Every healthy human hosts a wide variety of benign asymptomatic chronic viral infections all the time.[51] Only a very small fraction of these viruses are capable of causing human illness, and most exist in stable symbiosis with the immune system and the microbiome.[52] Viruses are more likely to cause illness if the microbiome is disturbed, but they have also been found to play an important role in treating certain illnesses. Herpes simplex virus (HSV) exposure reverses late stage malignant melanoma,[53] and many “common cold” viruses (including coronavirus) cure bladder,[54] brain,[55] and breast cancers.[56] Routine exposure to these viruses throughout might life may play an important role in in protecting against these conditions, but more research is certainly warranted on the benefits of viral exposure.

Some viruses only become pathogenic (lead to disease) when either the immune system is impaired (by genetics or medications) or the microbiome is disrupted (by the overuse of antibiotics and some other drugs): antibiotic induced dysbiosis (ecological imbalances in the form of yeast infections and bacterial overgrowth) has been shown to trigger the herpes simplex Type II virus (HSV) to become more lethal,[57] while other dysbioses trigger the human papillomavirus (HPV) to become invasive and cause cervical cancer.[58] It is important to realize that both of these viruses can exist in benign symbiosis with the body without causing illnesses, but by disrupting the microbial balance in the body they can be triggered to cause harm.

Many viruses have been found to play key roles in immune system development, and their absence can create long-term health problems: the offspring of mothers who have never been exposed (prior to pregnancy) to rubella or coxsackie B viruses, are at significantly higher risk of developing autoimmune diseases, including type 1 diabetes.[59] Mice harboring herpesvirus, cytomegalovirus, or Epstein Barr Virus are protected against bacterial infections caused by Listeria monocytogenes (which causes gastroenteritis and brain infections) and Yersinia pestis (which causes bubonic plague).[60]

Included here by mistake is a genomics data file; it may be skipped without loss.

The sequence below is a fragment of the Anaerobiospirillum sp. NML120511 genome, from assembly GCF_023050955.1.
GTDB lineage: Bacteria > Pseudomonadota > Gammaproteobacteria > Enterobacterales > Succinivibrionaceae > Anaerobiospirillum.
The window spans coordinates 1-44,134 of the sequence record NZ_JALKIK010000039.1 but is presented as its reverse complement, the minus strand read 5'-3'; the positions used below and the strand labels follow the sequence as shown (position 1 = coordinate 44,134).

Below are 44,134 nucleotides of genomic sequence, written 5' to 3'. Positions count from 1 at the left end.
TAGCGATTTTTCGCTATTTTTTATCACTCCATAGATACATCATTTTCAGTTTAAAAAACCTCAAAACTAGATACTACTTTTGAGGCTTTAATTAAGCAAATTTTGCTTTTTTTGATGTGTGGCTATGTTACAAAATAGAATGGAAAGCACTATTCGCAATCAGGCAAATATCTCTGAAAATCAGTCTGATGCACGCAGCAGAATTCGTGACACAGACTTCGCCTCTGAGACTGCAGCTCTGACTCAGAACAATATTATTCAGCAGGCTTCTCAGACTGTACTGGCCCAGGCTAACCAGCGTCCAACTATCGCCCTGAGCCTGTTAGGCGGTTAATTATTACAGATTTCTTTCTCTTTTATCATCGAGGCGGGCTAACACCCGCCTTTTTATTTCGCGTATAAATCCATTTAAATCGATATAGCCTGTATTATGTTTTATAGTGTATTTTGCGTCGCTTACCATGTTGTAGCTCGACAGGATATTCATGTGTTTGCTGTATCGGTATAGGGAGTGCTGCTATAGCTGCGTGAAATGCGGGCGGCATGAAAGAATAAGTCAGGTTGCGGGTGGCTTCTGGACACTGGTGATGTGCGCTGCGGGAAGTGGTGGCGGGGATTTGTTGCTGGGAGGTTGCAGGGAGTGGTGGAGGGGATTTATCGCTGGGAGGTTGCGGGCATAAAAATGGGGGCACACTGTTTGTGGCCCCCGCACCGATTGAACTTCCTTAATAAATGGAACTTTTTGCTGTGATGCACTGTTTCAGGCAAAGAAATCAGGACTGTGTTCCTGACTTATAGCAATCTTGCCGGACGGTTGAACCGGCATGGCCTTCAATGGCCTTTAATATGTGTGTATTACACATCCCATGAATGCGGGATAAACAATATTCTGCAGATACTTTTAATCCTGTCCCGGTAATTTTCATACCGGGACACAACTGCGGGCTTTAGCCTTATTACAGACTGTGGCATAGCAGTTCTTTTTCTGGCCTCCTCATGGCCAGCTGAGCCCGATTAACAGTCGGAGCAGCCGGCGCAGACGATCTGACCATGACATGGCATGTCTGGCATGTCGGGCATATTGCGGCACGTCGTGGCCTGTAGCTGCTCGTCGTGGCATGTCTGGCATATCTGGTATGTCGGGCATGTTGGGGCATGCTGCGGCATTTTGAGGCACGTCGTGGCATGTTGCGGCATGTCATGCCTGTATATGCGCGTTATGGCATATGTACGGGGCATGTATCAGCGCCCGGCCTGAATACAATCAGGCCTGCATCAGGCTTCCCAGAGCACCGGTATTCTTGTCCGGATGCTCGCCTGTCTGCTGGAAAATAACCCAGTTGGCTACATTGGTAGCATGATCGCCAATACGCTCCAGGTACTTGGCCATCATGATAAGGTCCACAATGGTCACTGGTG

Most viruses evolve rapidly and adapt to their hosts, aiming to become less “virulent” and more symbiotic over time.[61] Even corona virus COVID-19 has been pressured to mutate and is already present in at least two different forms, one more aggressive than the other.[62] This adaption process depends on many factors and can be the result of treatment pressures that force the organism to become more resistant and aggressive to survive. This viral evolution is reminiscent of the mutations made by bacteria in response to antibiotics. A successful virus adapts to its environment reaching a state of “metastatic equilibrium” by becoming commensal or symbiotic with its host.[63]

Viruses and other infectious organisms tend to become less virulent and disruptive over time, unless external pressures (from antibiotics or antiviral medicines) force them to mutate into more aggressive forms simply to survive.

Viruses (like bacteria) are essential components of the environment (and the microbiome) and are critical components of all living systems. Healthy survival in any ecosystem requires continual exposure, adaptation to and symbiosis with viruses. Conventional medical therapeutics have historically favored antibacterial and antiviral approaches that fail to acknowledge the ecological and long-term health ramifications of trying to prevent contact with or destroy these organisms. The results of this approach include heightened ecological and microbiome disruption, immune system dysfunction and skyrocketing rates of chronic inflammation coupled with increasingly resistant and aggressive organisms. The COVID-19 epidemic is an example of the consequences this approach: the conventional system of medicine has been hellbent on dominating and fighting the natural environment, but this approach ultimately backfires when organisms evade these methods.

What is most needed at this time is an effective system of medicine that promotes immune system health and diverse microbiome ecology instead of weakening the relationship between these critical organs and promoting antibacterial and antiviral resistance.

Homeopathic medicines have been shown to be effective across a wide range of infectious conditions,[64] both in clinical and pre-clinical (laboratory) settings[65] without damaging the immune system or the microbiome. Ultra-highly diluted homeopathic medicines work by regulating the expression of genetic information at the cellular level. They have been shown to significantly lower the risk of developing infection when used prophylactically before viral exposure.[66] Homeopathy has been shown to be effective in the management of life-threatening sepsis (a systemic infection) when used adjunctively alongside conventional management in the intensive care unit (ICU) with significantly improved acute and long-term benefit.[67] Homeopathy has been found to be effective in numerous public health situations treating a range of both infectious[68],[69] and noninfectious conditions.[70]